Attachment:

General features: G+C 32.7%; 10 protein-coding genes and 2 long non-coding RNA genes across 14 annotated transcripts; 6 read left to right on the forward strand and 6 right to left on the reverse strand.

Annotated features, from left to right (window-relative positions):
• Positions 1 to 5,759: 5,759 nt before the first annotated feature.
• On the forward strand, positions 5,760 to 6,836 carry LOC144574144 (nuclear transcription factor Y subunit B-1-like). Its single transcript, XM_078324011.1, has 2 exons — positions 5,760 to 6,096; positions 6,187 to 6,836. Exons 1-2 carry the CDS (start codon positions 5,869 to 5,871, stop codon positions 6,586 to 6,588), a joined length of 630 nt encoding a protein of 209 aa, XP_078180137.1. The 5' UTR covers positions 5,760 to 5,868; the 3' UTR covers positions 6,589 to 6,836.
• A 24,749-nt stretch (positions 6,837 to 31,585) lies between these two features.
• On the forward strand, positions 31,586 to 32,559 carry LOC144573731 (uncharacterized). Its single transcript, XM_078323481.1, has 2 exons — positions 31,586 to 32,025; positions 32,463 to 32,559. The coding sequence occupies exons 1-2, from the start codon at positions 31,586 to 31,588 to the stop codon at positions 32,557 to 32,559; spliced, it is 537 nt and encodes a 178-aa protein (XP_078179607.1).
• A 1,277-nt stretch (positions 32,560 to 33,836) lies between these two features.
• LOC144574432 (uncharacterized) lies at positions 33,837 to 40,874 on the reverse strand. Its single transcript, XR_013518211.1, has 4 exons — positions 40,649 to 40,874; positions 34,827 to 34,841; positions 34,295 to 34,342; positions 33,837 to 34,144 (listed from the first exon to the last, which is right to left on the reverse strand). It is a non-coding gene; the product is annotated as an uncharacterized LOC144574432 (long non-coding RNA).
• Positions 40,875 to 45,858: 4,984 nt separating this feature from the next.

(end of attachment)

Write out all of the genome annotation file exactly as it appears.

General features: G+C 32.7%; 10 protein-coding genes and 2 long non-coding RNA genes across 14 annotated transcripts; 6 read left to right on the forward strand and 6 right to left on the reverse strand.

Annotated features, from left to right (window-relative positions):
• Positions 1 to 5,759: 5,759 nt before the first annotated feature.
• On the forward strand, positions 5,760 to 6,836 carry LOC144574144 (nuclear transcription factor Y subunit B-1-like). Its single transcript, XM_078324011.1, has 2 exons — positions 5,760 to 6,096; positions 6,187 to 6,836. Exons 1-2 carry the CDS (start codon positions 5,869 to 5,871, stop codon positions 6,586 to 6,588), a joined length of 630 nt encoding a protein of 209 aa, XP_078180137.1. The 5' UTR covers positions 5,760 to 5,868; the 3' UTR covers positions 6,589 to 6,836.
• A 24,749-nt stretch (positions 6,837 to 31,585) lies between these two features.
• On the forward strand, positions 31,586 to 32,559 carry LOC144573731 (uncharacterized). Its single transcript, XM_078323481.1, has 2 exons — positions 31,586 to 32,025; positions 32,463 to 32,559. The coding sequence occupies exons 1-2, from the start codon at positions 31,586 to 31,588 to the stop codon at positions 32,557 to 32,559; spliced, it is 537 nt and encodes a 178-aa protein (XP_078179607.1).
• A 1,277-nt stretch (positions 32,560 to 33,836) lies between these two features.
• LOC144574432 (uncharacterized) lies at positions 33,837 to 40,874 on the reverse strand. Its single transcript, XR_013518211.1, has 4 exons — positions 40,649 to 40,874; positions 34,827 to 34,841; positions 34,295 to 34,342; positions 33,837 to 34,144 (listed from the first exon to the last, which is right to left on the reverse strand). It is a non-coding gene; the product is annotated as an uncharacterized LOC144574432 (long non-coding RNA).
• Positions 40,875 to 45,858: 4,984 nt separating this feature from the next.